The word "BEST" can be two things: It can be the either the superlative of the adjective " GOOD" or the superlative of the adverb "WELL". In that case, it's clearly an adverd, since it modifies the passive verb "IS MEASURED". While adjectives modify the meaning of nouns, adverbs modify the meaning of verbs (and of other categories, too). However, adjectives don't usually modify the meaning of verbs, so this is not "BEST" adjective, it's "BEST" adverb, in this case, and it means: "WELL AT THE MAXIMUM GRADE", so it means "IS MEASURED WELL AT THE MAXIMUM GRADE", well at the maximum possible, imaginable grade.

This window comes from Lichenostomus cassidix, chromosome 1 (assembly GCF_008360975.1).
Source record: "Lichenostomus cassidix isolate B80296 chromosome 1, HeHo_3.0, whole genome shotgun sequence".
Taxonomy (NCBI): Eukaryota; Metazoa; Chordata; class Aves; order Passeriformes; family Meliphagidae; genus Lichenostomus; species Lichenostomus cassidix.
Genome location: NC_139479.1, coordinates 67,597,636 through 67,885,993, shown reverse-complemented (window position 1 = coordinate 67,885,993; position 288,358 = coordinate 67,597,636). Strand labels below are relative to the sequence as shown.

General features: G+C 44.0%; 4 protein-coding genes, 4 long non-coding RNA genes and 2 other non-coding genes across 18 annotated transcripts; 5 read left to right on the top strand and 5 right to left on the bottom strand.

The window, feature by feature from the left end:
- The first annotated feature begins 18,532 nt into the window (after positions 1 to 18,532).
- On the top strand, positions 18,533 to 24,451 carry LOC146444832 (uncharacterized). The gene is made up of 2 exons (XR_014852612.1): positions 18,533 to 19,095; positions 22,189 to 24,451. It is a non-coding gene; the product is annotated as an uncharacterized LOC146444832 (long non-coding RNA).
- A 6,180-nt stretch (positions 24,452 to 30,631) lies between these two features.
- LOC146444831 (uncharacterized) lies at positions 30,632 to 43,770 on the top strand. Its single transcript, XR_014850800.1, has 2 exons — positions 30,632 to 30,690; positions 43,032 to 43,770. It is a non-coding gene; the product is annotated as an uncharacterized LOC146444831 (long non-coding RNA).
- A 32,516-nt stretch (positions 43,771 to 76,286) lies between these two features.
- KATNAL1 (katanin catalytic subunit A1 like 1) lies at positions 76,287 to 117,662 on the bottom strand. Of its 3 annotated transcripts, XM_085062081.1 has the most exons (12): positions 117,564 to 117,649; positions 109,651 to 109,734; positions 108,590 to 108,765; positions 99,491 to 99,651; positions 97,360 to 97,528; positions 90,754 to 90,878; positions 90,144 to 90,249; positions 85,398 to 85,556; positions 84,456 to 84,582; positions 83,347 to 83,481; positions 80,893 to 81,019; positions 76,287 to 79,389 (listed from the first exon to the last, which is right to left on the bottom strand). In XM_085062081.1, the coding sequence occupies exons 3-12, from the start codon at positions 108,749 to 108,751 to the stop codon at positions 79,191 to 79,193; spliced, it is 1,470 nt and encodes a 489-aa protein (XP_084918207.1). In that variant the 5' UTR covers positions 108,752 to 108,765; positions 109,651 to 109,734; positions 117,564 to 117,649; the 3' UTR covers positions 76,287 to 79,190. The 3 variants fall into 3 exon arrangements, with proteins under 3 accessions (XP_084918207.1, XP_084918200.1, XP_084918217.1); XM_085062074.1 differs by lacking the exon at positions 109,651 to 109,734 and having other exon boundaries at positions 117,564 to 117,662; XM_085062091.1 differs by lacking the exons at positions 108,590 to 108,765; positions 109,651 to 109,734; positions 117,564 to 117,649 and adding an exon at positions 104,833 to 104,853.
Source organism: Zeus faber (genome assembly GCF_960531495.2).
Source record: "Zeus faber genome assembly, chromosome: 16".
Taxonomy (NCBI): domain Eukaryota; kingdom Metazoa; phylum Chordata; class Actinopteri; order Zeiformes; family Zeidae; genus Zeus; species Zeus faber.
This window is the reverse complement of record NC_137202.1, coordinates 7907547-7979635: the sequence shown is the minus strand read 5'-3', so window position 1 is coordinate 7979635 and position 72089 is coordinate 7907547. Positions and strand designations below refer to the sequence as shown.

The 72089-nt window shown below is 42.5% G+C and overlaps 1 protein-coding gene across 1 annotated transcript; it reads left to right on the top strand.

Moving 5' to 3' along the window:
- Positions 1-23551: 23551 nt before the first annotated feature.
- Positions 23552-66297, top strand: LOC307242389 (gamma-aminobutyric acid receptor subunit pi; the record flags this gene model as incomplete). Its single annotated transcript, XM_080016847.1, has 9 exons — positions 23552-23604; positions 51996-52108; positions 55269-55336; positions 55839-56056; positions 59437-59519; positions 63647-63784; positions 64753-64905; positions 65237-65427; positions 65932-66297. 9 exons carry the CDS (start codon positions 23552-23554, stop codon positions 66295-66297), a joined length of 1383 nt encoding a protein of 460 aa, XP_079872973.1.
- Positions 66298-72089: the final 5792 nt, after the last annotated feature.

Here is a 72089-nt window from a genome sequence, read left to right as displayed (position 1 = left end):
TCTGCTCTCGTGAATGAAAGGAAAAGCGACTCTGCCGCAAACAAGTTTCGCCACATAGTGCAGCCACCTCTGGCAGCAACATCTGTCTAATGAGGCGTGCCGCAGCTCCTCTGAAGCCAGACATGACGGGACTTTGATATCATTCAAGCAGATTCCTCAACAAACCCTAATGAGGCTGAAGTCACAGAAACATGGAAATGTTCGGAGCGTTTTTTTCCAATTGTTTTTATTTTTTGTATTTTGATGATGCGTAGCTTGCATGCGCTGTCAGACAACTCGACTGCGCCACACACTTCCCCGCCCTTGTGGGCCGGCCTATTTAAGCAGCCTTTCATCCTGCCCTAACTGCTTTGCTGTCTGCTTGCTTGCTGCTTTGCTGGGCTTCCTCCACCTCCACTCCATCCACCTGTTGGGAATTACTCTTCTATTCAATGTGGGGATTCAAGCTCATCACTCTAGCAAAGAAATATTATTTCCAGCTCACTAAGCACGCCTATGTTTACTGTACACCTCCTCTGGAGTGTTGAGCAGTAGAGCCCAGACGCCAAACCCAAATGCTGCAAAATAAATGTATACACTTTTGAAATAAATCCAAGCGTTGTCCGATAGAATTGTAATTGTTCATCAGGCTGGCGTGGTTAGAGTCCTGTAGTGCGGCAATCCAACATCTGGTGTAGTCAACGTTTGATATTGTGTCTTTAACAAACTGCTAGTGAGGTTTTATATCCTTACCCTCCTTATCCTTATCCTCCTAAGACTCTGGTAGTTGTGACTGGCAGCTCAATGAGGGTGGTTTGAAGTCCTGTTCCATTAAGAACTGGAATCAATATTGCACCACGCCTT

As to "WHICH", it's difficult to say which word is referred to, I didn't catch the exact meaning of the passage, maybe you should add something. However, "WHICH" comes after a COMMA in that sentence.
When that happens, "WHICH" usually (but not always) refers to the WHOLE SENTENCE that comes before it. I mean, the whole sentence is the "antecedent" of "which". In a case like this it would mean: "...and this thing (the idea expressed by the whole previous sentence) is best measured...etc.